LivingSocial and Groupon Were the Kings of E-commerce but Can They Survive the Pressures of Market Saturation | Adweek LivingSocial and Groupon Were the Kings of E-commerce but Can They Survive the Pressures of Market Saturation | Adweek
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It's Adapt-or-Die Time for Daily Deals Firms

The squeeze is on

For instance, if customers buy dinner at a steak house with their debit or credit card, they might see a special from Applebee’s on the Web page. For offline deals, customers can save the offer to their BofA smartphone app, then use it at a store. If the advertiser is an e-commerce brand, BofA customers can immediately make a purchase with a click. The offers are targeted based on purchase history and location.

More than 4,000 merchants have signed up for the six-month-old program, and they are primarily charged on a performance basis. BankAmeriDeals’ genesis traces back to customer research by the brand over the last few years, per Dave Godsman, Bank of America’s online and mobile solutions lead.

“They didn’t want to go through hoops and over hurdles to get relevant deals,” Godsman says. “We’ve got great participation from big brands like FedEx, AutoZone, Redbox and the Atlanta Braves, but it’s also the dry cleaners and local restaurants getting on board.”

BankAmeriDeals’ move highlights the fact that, in the frothy melee for local digital commerce dollars, the term “daily deals” has been rendered largely meaningless. Offers levied by the various players rarely impose 24-hour limits on consumers, now affording them a week or more to purchase. Some hyperlocal offers are exclusively available via mobile apps thanks to GPS technology. Others award discounts for syncing credit cards to social platforms and then repeating patronage. Groupon and LivingSocial simply can’t keep up with all this competition.

And retailers are happy to try the diverse set of options. ’Wichcraft, a 15-location eatery in New York, is buoyed by the results it’s seen from American Express’ Sync program. It ran two Foursquare campaigns—one in conjunction with AmEx Sync and another solo on Foursquare’s Specials platform—and saw 97,000 impressions and a 22 percent redemption rate. The Sync initiative—offering $5 off for an order exceeding $25—produced the most sales, says Ellen Kim, marketing director for ’Wichcraft. “I am in discussions with AmEx about doing more promotions,” Kim explains. “We want to innovate with companies.”

Other brands have a similar mind-set toward using digital deals to drive foot traffic. Foursquare in late February announced it signed up Visa and MasterCard to extend its card-sync aims, and Burger King is piloting the new Visa/MasterCard program with rebate-oriented deals. Consumers who sign up see the cash back from the retailers on their credit card statements.

New York-based Foursquare says it has about 100,000 specials running daily from mostly small businesses but hopes to land more big fish like BK with the card-sync effort. “From a merchant perspective, it’s entirely frictionless,” says Steven Rosenblatt, Foursquare’s chief revenue officer. “One of the biggest obstacles of running any kind of offer, coupon or special usually involves training the retail staff at point-of-sale. We’ve removed that barrier.”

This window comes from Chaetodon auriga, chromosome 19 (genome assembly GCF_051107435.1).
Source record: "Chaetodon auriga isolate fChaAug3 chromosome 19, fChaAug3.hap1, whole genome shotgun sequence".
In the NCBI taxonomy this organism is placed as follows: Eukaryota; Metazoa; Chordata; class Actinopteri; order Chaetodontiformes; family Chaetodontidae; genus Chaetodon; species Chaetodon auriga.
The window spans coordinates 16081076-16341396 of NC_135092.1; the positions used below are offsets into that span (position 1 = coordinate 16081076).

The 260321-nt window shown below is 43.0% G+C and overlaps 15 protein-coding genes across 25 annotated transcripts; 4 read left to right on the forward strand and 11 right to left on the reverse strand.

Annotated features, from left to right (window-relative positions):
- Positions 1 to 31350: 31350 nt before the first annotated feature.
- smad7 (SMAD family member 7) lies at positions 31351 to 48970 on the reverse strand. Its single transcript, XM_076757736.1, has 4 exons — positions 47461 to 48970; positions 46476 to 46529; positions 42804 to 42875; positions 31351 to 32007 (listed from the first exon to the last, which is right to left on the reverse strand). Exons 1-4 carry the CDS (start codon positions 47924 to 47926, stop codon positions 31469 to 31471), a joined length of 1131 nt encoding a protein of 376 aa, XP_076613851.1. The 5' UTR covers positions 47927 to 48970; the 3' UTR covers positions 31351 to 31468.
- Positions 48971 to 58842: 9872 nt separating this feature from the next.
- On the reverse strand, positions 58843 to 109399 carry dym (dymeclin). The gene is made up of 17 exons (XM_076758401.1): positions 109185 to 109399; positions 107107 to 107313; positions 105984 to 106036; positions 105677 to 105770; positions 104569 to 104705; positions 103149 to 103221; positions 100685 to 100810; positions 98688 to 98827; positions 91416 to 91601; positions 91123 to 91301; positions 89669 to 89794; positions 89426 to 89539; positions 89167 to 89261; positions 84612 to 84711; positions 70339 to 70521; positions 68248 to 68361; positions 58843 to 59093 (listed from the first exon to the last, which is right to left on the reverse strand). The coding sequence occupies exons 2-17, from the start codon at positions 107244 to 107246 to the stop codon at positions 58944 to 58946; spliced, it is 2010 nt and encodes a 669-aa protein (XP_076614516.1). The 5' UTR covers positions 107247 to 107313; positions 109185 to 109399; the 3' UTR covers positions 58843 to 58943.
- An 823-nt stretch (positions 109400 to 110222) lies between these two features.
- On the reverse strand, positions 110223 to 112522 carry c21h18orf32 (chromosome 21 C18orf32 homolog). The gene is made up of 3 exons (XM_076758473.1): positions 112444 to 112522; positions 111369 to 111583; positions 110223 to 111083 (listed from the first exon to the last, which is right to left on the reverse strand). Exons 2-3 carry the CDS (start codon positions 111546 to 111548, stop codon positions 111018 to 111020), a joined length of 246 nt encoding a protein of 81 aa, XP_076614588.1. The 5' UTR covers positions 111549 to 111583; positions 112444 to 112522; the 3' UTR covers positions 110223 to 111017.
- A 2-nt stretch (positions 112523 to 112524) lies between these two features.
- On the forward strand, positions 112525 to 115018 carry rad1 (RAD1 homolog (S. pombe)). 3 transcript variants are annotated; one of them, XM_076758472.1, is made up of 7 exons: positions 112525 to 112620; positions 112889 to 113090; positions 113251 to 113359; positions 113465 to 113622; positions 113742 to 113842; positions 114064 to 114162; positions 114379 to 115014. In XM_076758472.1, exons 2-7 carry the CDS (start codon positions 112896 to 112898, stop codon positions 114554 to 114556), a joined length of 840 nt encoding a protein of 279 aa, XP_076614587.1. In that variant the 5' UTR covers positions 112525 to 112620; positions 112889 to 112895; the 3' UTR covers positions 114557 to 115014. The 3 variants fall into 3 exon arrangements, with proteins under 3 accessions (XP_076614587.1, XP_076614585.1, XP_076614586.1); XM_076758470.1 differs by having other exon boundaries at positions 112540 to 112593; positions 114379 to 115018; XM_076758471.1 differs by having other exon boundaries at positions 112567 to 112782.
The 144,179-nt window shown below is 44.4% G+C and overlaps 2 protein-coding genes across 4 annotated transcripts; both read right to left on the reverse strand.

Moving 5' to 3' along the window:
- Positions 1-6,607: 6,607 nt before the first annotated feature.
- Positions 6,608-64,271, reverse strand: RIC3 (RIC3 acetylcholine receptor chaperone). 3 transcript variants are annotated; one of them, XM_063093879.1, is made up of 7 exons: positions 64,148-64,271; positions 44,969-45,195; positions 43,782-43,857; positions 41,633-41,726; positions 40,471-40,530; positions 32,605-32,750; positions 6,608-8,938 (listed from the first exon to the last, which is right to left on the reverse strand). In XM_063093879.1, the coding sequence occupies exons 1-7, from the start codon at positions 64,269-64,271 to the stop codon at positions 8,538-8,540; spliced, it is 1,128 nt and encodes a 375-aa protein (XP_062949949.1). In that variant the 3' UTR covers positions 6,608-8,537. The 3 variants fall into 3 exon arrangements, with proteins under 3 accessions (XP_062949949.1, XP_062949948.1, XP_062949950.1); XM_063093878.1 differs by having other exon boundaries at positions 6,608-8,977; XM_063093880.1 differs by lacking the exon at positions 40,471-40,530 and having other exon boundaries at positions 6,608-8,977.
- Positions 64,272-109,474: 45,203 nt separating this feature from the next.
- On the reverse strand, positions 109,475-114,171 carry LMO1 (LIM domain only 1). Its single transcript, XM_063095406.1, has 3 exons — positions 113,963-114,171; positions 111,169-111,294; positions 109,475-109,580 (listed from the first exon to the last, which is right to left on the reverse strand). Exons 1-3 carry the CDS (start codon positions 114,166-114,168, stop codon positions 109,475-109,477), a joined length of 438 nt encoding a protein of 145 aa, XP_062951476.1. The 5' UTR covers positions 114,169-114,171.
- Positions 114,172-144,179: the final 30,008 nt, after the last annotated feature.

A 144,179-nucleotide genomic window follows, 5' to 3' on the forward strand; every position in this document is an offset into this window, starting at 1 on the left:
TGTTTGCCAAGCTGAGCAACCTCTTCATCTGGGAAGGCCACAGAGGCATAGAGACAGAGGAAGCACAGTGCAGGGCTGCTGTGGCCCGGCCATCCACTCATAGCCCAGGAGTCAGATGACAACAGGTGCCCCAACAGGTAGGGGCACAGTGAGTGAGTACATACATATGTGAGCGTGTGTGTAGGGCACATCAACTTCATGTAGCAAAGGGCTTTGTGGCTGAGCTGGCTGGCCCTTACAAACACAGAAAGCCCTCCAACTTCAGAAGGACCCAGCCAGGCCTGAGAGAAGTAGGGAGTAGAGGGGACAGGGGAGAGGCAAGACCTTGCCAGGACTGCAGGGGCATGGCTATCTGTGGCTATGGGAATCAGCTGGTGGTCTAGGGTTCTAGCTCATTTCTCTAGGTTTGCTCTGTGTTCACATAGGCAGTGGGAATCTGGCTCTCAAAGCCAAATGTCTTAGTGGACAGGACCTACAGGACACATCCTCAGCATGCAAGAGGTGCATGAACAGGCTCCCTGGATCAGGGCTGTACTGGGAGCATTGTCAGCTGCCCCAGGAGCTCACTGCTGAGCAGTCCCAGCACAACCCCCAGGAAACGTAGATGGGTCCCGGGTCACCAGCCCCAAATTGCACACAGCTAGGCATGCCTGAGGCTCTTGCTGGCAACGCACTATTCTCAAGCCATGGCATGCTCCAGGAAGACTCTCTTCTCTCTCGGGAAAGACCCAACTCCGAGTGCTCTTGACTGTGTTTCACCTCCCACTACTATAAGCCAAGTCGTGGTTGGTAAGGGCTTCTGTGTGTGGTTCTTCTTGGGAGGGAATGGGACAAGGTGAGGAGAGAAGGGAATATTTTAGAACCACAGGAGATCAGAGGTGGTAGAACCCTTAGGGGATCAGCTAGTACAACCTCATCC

Card-sync deals have heated up in the last couple of years. Apple’s Passbook, a digital wallet feature on the iPhone, recently helped Build-A-Bear Workshop garner a 5 percent clickthrough rate during a one-week stint. In a campaign led by mobile tech firm Vibes, the brand geo-targeted a campaign offering $5 back on orders exceeding $25, pitching the deal when Passbook users were physically close to a Build-A-Bear location.

Teresa Kroll, head of marketing for the St. Louis-based brand, says the Passbook initiative increased consumer engagement, and “we experienced additional foot traffic from those who received the offer.”

Seeing a lack of traction from its geo-social app, Scvngr created a similar platform to Passbook—a mobile payment/loyalty system called LevelUp that’s been adopted by 5,000 merchants. Small businesses set up rewards to entice customers to pay with the app—awarding a $5 credit for buying anything, for example, or encouraging loyalty by offering a $10 credit per $100 spent. “They can track customers to see real ROI [stats],” Scvngr CEO Seth Priebatsch says.

Further showcasing how the deals space is evolving, Priebatsch’s Boston-based company is marketing a white-label solution so brands can completely own the experience around mobile deals and payments. Sweetgreen, a farm-to-table food chain in Washington, D.C., and Philadelphia, began using the LevelUp solution three months ago, offering regulars $10 off for every $100 spent via the brand’s app.

“I’m very pleased with the progress so far,” says Nate Ru, co-founder of Sweetgreen. “Our app was in the Apple top 10 for restaurants for two weeks when we first released it.”

Sweetgreen soured on the financials of working with LivingSocial after trying the deals platform in its early days to get new locations off the ground. “Looking back, I don’t think I’d do LivingSocial again,” Ru says.

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